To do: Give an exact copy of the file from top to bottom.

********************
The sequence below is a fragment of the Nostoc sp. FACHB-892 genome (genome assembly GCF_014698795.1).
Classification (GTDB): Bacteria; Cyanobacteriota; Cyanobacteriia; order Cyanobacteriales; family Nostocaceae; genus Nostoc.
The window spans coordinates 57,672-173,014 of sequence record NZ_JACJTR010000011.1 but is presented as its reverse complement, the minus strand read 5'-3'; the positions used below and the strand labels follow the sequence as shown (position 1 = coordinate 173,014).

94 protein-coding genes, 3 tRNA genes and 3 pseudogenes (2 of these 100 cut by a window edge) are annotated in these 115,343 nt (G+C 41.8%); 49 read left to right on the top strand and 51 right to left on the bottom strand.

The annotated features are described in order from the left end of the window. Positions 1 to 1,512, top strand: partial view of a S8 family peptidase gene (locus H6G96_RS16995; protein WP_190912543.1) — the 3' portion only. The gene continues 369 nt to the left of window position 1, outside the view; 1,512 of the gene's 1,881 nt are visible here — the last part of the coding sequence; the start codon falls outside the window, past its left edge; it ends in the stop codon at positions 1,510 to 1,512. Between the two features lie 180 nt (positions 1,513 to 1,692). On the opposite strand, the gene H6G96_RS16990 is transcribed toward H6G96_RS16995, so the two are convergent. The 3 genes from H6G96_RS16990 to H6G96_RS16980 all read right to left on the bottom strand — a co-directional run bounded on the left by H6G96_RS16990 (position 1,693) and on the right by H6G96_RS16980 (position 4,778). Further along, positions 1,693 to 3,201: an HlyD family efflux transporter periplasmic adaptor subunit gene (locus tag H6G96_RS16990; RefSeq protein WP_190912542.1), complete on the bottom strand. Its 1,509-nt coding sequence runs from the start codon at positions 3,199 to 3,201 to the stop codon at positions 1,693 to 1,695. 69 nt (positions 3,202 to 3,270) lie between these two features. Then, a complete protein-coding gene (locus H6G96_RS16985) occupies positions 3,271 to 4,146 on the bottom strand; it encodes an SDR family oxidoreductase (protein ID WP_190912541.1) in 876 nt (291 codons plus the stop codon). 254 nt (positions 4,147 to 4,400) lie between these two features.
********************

The sequence below is a fragment of the Nostoc sp. FACHB-892 genome (genome assembly GCF_014698795.1).
Classification (GTDB): Bacteria; Cyanobacteriota; Cyanobacteriia; order Cyanobacteriales; family Nostocaceae; genus Nostoc.
The window spans coordinates 57,672-173,014 of sequence record NZ_JACJTR010000011.1 but is presented as its reverse complement, the minus strand read 5'-3'; the positions used below and the strand labels follow the sequence as shown (position 1 = coordinate 173,014).

94 protein-coding genes, 3 tRNA genes and 3 pseudogenes (2 of these 100 cut by a window edge) are annotated in these 115,343 nt (G+C 41.8%); 49 read left to right on the top strand and 51 right to left on the bottom strand.

The annotated features are described in order from the left end of the window. Positions 1 to 1,512, top strand: partial view of a S8 family peptidase gene (locus H6G96_RS16995; protein WP_190912543.1) — the 3' portion only. The gene continues 369 nt to the left of window position 1, outside the view; 1,512 of the gene's 1,881 nt are visible here — the last part of the coding sequence; the start codon falls outside the window, past its left edge; it ends in the stop codon at positions 1,510 to 1,512. Between the two features lie 180 nt (positions 1,513 to 1,692). On the opposite strand, the gene H6G96_RS16990 is transcribed toward H6G96_RS16995, so the two are convergent. The 3 genes from H6G96_RS16990 to H6G96_RS16980 all read right to left on the bottom strand — a co-directional run bounded on the left by H6G96_RS16990 (position 1,693) and on the right by H6G96_RS16980 (position 4,778). Further along, positions 1,693 to 3,201: an HlyD family efflux transporter periplasmic adaptor subunit gene (locus tag H6G96_RS16990; RefSeq protein WP_190912542.1), complete on the bottom strand. Its 1,509-nt coding sequence runs from the start codon at positions 3,199 to 3,201 to the stop codon at positions 1,693 to 1,695. 69 nt (positions 3,202 to 3,270) lie between these two features. Then, a complete protein-coding gene (locus H6G96_RS16985) occupies positions 3,271 to 4,146 on the bottom strand; it encodes an SDR family oxidoreductase (protein ID WP_190912541.1) in 876 nt (291 codons plus the stop codon). 254 nt (positions 4,147 to 4,400) lie between these two features.